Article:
John Lee Hooker

john-lee-hooker

 

John Lee Hooker (Johnny Lee Hooker) was born on August 22, 1917 and died on June 21, 2001.  

Born in Coahoma County, Mississippi, the son of a sharecropper, he was a legendary American blue artist.  He was also known as a singer, song-writer and guitarist.

He grew popular performing electric blues guitar style - adapted from the acoustic style of Delta Blues (which arose from the Mississippi Delta region).

The Delta blues is known as one of the earliest styles of American Blues, which originated from the Mississippi Delta, more specifically, a region of the USA which is ranges north to south from Memphis, Tennessee to Vicksburg, Mississippi.  Also spanning from east to west from the Yazoo River to about the area of Helena, Arkansas.

Hooker made this style famous with the onset of the electric blues guitar.

Some would describe his style as a blend between Delta Blues, Hill country blues and a driving-rhythm boogie style, not to be confused with the piano boogie-woogie style of the 30s and 40s.

He is well known in the blues world for songs like "Boogie Chillen'" (1948), "Crawling King Snake" (1949), "Dimples" (1956), "Boom Boom" (1962), and "One Bourbon, One Scotch, One Beer" (1966).

In 1949, Boogie Chillen' happened to be the most popular race record.

Is is uncertain as to the exact date of John Lee Hooker's birthday.  He was the youngest child among 11 siblings.  His Father, William Hooker (1871-1923), was both a Baptist preacher and a sharecropper.  Sharecroppers at the time were "renting farmers" who would rent the farmland and in turn, would give a portion of their crop to the land-owner in lieu of cash rent.  Some would pay a blend of cash and crops.  His mother's name was Minnie Ramsey.

Parents Divorce and Introduction to Blues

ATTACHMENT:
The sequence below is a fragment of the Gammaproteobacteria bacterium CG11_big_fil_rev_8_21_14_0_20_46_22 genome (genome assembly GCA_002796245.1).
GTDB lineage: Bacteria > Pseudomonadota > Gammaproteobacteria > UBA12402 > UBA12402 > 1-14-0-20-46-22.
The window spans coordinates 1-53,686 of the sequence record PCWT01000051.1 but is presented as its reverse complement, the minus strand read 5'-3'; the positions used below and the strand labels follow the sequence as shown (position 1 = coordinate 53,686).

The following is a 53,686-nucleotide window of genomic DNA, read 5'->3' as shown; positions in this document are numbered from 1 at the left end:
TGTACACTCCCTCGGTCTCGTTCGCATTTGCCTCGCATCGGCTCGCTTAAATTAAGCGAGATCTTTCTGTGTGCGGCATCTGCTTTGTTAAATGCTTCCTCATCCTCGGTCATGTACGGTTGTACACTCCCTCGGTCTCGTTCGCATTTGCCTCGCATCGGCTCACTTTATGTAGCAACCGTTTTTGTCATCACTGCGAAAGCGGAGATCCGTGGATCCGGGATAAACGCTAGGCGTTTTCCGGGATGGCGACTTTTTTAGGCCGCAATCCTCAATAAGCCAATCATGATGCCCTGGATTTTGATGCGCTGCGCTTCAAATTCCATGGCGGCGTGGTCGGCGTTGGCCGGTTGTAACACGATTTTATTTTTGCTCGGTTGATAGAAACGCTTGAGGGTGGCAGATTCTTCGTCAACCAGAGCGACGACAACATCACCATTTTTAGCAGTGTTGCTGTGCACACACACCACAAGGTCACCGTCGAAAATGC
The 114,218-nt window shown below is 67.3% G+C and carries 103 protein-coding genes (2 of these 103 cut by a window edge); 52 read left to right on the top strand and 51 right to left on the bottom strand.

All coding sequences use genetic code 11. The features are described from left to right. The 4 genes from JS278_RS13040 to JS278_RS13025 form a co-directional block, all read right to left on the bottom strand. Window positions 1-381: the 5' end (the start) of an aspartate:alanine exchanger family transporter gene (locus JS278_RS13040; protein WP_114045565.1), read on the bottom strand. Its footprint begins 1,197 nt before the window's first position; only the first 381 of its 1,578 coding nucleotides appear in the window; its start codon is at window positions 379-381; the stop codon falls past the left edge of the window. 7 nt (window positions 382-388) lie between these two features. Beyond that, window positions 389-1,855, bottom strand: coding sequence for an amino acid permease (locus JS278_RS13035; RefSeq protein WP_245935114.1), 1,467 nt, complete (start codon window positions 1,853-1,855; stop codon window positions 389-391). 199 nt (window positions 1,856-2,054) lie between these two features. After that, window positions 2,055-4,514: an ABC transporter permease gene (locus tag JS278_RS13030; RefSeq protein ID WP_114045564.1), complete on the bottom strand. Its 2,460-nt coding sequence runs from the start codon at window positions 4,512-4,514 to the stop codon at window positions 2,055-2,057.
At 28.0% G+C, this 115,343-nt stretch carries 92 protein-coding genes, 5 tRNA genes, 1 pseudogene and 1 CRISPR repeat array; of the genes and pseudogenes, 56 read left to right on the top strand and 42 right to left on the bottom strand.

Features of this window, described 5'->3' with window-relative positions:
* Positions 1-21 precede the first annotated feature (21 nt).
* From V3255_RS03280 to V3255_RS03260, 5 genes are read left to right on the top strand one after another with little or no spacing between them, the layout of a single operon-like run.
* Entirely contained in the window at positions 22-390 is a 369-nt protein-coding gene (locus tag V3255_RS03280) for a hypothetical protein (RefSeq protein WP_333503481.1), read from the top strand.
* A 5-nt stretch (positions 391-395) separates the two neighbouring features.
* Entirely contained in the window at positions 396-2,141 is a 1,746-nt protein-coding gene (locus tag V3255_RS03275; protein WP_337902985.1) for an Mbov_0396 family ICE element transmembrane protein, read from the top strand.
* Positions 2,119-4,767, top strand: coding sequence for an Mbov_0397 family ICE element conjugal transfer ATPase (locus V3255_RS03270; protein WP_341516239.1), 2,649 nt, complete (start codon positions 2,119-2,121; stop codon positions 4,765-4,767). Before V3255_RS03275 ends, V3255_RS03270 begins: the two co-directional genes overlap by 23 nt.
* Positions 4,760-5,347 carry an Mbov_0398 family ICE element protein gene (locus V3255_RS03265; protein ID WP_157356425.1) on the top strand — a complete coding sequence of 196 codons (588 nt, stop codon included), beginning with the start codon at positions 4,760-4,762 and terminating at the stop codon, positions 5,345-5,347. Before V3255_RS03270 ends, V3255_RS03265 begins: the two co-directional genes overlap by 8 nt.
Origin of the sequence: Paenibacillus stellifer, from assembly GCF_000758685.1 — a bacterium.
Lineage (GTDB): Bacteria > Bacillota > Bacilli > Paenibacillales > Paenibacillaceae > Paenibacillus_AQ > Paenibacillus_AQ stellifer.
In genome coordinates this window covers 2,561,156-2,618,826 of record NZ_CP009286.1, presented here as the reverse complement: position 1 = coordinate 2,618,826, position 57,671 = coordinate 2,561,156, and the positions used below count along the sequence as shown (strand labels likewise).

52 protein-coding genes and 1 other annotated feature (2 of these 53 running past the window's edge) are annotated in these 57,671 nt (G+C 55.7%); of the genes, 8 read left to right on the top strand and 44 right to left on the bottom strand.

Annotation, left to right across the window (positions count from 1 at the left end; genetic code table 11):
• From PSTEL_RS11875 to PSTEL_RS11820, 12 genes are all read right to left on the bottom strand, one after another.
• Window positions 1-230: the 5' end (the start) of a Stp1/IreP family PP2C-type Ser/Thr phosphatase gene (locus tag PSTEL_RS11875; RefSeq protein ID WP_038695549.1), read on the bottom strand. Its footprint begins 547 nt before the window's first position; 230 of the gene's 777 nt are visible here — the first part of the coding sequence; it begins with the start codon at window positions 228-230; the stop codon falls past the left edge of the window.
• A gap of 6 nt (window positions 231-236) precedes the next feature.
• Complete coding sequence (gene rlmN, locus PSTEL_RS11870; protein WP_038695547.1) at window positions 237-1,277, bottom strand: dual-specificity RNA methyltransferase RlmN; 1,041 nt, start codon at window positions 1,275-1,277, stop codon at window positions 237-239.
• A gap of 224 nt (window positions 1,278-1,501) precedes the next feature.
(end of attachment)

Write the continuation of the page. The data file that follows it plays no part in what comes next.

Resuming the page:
John Lee and his brothers and sisters were home-schooled, and were restricted to listening to only religious-based songs, most of which came from his father's church.

When his mother and father separated in 1921, his mother re-married a prominent blues singer named William Moore.  It was William Moore who first influenced John Lee with blues by introducing him to the guitar.  John Lee would also give credit to William Moore for his distinct blues style and original influence, although Moore's style was significantly different than the Delta Blues style.  John Lee Hooker's father died in 1923.  

Approximately 8 years later, at the age of 14, John Lee ran away from home.  It is rumored that he never saw his mother or step-father again.

John Lee Hooker in the 1930s

During the 1930s, John Lee Hooker lived in Memphis, TN, and played frequently at house parties.  He worked at the New Daisy Theatre on Beale St, as well as many factories in different cities during WW2.

In 1948 he landed in Detroit, and found a job at the Ford Motor Company.

This would be a significant turning point in his blues career as he felt at home at the many blues locations on Detroit's east side, which was the heart of the black entertainment in that sector of Detroit.  

john-lee-hooker-blues-guitar

What was significant about this timing is that most of the blues venues dominated with piano playing, while acoustic guitar players were more scarce and commonly second to pianos.  John Lee Hooker decided to adapt by introducing an electric guitar to the blues mix, as he found it difficult to project with only an acoustic guitar.

This is when he grew significantly in the blues spotlight in the popular Detroit area.

John Lee Hooker's actual recording career began in 1948 with "the Bihari brothers" who owned the Modern Records label.  Because of his eventual contract deal and limited royalties, he recorded other songs with other studios under pseudonyms.

Although John Lee Hooker was unable to read and write, we was a very adept lyricist, recording over 100 albums!

He had a bit of a different tempo / metering style, as he would frequently change tempo throughout the song as he felt it needed to adapt.  For this reason, it was difficult to record with him and difficult to dub additional instruments after he was recorded.  Often, every time he played a song, it would have variation from the previous performance because of this "loose" style.

Throughout his later career, he recorded and performed with many other famous names in music such as Carlos Santana, Can Morrison, the Rolling Stones, and Eric Clapton.

During the end of his life, he lived on Long Beach, California and opened a night club in the Fillmore District of San Francisco.

It was rightly donned after one of his greatest hits with a similar title, "John Lee Hooker's Boom Boom Room"

He died in his sleep on June 21, 2 months before his 84th birthday, just before a tour that was scheduled for several locations in Europe.

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